Image Wars: Australia’s stance on copyright infringement in the digital age
Our changing digital landscape poses some difficult challenges for commercial artists and the security of their copyright. Copyright infringement is a common issuethat photographers and all artists now face. Disputes relating to copyright infringement are generally settled or abandoned before they get to court. Therefore questions relating to what constitutes copyright infringement, whether the defence “I didn’t realise I was infringing” is available to consumers, and just how disapproving regulatory bodies are of breaches, have all been largely been left unanswered by our courts.
Finally a case has been decided that sheds light on the judiciary’s perception of copyright infringement in the digital era.
Tylor v Sevinwas decided at the end of February 2014 in the Federal Circuit Court of Australia. The overall impression from the court was that copyright infringement is an important challenge to tackle in the digital age, that deterrence is a primary focus for the courts and that the “I didn’t realise I was infringing” excuse is not a defence.
The case centres on an American photographer, Mr Vincent Khoury Tylor, who alleged that Ms Serpil Aydogan Sevin had infringed his copyright by failing to pay a licence fee for her use of one of Tylor’s photographs. Tylor lives in Hawaii where he runs an online stock image library. He takes photos, uploads them to his image bank and licenses them via this portal to commercial users. Image libraries (or image banks) are an efficient way for media outlets, advertising agencies and business entities to obtain up to date photos for their news stories, marketing schemes, brochures or publications.
Sevin operated an online travel agency out of Melbourne. She conducted her business from a website called “Home Away Travel”. The allegation was that Sevin used one of Tylor’s photographs on her website’s promotion page which was advertising travel destinations from Melbourne. The image, titled “Waikiki Pink Boat”, was of a beach in Hawaii and corresponded to the destination “Hawaii” on the webpage. Sevin did not pay a licence fee for the image obtained from Tylor’s image library.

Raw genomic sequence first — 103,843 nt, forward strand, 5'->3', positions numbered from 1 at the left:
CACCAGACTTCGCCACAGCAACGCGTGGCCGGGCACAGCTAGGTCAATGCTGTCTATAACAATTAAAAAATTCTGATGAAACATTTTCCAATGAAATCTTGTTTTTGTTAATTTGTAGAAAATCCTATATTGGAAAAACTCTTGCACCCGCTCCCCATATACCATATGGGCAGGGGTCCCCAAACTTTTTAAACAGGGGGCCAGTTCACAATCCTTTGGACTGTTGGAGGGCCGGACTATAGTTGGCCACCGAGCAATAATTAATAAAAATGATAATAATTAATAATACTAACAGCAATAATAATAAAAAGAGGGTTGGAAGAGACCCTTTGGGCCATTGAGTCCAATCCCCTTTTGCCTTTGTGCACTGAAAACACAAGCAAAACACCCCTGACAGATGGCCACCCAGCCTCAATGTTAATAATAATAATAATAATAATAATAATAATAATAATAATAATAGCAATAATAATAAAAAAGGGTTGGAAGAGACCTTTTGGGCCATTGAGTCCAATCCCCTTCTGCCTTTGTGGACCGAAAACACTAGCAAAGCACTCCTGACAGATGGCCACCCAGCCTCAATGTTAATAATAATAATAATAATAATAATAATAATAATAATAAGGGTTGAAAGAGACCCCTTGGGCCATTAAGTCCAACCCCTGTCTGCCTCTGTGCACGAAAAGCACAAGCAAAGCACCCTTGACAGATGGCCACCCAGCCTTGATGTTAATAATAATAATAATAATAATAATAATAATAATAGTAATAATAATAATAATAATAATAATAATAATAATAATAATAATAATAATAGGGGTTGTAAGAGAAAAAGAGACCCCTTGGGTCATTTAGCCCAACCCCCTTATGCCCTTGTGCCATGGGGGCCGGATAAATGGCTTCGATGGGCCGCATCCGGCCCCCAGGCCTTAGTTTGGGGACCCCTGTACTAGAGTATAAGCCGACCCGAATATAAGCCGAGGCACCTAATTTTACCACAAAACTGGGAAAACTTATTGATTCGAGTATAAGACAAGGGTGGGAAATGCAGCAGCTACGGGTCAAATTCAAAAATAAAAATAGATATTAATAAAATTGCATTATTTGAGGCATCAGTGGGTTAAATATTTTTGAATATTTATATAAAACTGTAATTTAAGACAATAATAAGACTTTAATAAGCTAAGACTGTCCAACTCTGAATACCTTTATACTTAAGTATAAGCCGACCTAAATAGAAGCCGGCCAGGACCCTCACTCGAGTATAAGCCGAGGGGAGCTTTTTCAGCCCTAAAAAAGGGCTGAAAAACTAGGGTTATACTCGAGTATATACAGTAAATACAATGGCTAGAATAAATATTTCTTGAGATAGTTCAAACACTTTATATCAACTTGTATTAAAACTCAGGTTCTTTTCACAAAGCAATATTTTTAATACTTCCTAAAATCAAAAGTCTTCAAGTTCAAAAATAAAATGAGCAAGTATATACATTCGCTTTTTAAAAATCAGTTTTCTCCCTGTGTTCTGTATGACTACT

When Tylor found that Sevin was using his image without a licence he engaged solicitors in Australia in an effort to contact Sevin and resolve the matter. It was established in court that Sevin was uncooperative and was not open to negotiation. She initially shifted the blame to her web designer and then became increasingly difficult to contact. Tylor then commenced proceedings in court.
Sevin did not provide a defence to the claim and failed to attend the hearing therefore an ex parte judgment was made by the Federal Circuit Court of Australia. The court quickly established that Tylor owned copyright in the image used on Sevin’s website.
The court found that Sevin’s actions infringed Tylor’s copyright. Tylor alleged that the infringement was “flagrant” in that Sevin’s conduct was conscious and deliberate. The court did not accept this assertion and suggested that if there was flagrancy in Sevin’s actions it was “at the very lowest end of flagrancy”.
The court did however identify Sevin’s conduct as reckless. This is a critical point of the case, because the court suggested that recklessness is a recurring element in today’s ‘digital infringement’. While reckless infringers may not act deliberately in breach of laws, they are indifferent, dismissive or turn a blind eye to the likelihood of infringement resulting from their conduct. The court verified that an uninformed position about copyright regulations is no excuse to an allegation of infringement.
Additional Damages Awarded
The court pointed to Sevin’s unwillingness to cooperate or negotiate when considering the amount of damages to be awarded. The court found that Tylor should be awarded damages to account for his lost profits (US$1,850 which reflectsthe license fee that would have been payable for the image). Moreover, the court decided to award Tylor additional damages (AUD$12,500) because of Sevin’s conduct which was described as “far from exemplary”. The court also ordered that Sevin pay Tylor’s costs. Sevin will be required to pay of $24,663.14 (including interest) for this infringement. The court also made orders preventing Sevin from reproducing, exhibiting, selling or licensing the image and required that the photograph be deleted from Sevin’s website and other servers where it may be stored.
The approach from the court highlights its disapproval of conduct that dismisses the value of copyright ownership and the moral right of attribution for one’s work.
The expansion of the digital landscape and corresponding growth of online services promotes regular downloading, importing and sharing of content in commercial practice. This digital activity threatens copyright protection and presents challenges for effective monitoring of online content use. The court addressed this concern by emphasising that copyright infringement in the online domain is a serious issue and one that needs to be deterred. This case confirms the enduring importance of upholding copyright protections for artists.
Ruthanna Klawansky is a recent law graduate and is currently completing her Graduate Diploma of Legal Practice at the College of Law.
Tylor v Sevin FCCA 445 (26 February 2014).